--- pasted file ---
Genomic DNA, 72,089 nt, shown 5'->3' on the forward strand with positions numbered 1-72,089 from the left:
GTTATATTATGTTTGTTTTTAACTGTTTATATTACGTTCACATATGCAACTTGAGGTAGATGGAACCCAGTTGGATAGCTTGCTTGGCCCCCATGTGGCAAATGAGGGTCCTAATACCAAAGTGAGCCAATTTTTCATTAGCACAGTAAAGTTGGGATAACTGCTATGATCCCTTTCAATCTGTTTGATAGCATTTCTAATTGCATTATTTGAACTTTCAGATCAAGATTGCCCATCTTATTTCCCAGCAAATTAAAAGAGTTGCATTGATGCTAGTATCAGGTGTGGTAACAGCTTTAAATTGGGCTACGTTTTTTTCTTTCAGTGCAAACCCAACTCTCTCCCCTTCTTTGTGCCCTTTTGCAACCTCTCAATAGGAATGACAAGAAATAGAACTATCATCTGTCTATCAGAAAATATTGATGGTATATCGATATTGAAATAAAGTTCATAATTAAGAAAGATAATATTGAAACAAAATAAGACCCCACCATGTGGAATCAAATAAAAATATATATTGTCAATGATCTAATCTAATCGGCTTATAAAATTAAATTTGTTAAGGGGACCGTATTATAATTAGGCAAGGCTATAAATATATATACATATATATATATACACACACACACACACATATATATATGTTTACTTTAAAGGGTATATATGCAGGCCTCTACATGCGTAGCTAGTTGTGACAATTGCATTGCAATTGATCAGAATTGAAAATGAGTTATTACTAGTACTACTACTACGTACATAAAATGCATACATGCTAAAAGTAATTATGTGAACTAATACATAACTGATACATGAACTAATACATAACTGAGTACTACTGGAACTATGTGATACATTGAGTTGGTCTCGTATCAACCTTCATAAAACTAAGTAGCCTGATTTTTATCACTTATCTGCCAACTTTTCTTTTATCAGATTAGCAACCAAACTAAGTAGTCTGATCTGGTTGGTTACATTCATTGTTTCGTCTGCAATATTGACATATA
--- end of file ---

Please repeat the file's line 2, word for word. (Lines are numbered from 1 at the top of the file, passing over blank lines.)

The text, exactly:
GTTATATTATGTTTGTTTTTAACTGTTTATATTACGTTCACATATGCAACTTGAGGTAGATGGAACCCAGTTGGATAGCTTGCTTGGCCCCCATGTGGCAAATGAGGGTCCTAATACCAAAGTGAGCCAATTTTTCATTAGCACAGTAAAGTTGGGATAACTGCTATGATCCCTTTCAATCTGTTTGATAGCATTTCTAATTGCATTATTTGAACTTTCAGATCAAGATTGCCCATCTTATTTCCCAGCAAATTAAAAGAGTTGCATTGATGCTAGTATCAGGTGTGGTAACAGCTTTAAATTGGGCTACGTTTTTTTCTTTCAGTGCAAACCCAACTCTCTCCCCTTCTTTGTGCCCTTTTGCAACCTCTCAATAGGAATGACAAGAAATAGAACTATCATCTGTCTATCAGAAAATATTGATGGTATATCGATATTGAAATAAAGTTCATAATTAAGAAAGATAATATTGAAACAAAATAAGACCCCACCATGTGGAATCAAATAAAAATATATATTGTCAATGATCTAATCTAATCGGCTTATAAAATTAAATTTGTTAAGGGGACCGTATTATAATTAGGCAAGGCTATAAATATATATACATATATATATATACACACACACACACACATATATATATGTTTACTTTAAAGGGTATATATGCAGGCCTCTACATGCGTAGCTAGTTGTGACAATTGCATTGCAATTGATCAGAATTGAAAATGAGTTATTACTAGTACTACTACTACGTACATAAAATGCATACATGCTAAAAGTAATTATGTGAACTAATACATAACTGATACATGAACTAATACATAACTGAGTACTACTGGAACTATGTGATACATTGAGTTGGTCTCGTATCAACCTTCATAAAACTAAGTAGCCTGATTTTTATCACTTATCTGCCAACTTTTCTTTTATCAGATTAGCAACCAAACTAAGTAGTCTGATCTGGTTGGTTACATTCATTGTTTCGTCTGCAATATTGACATATA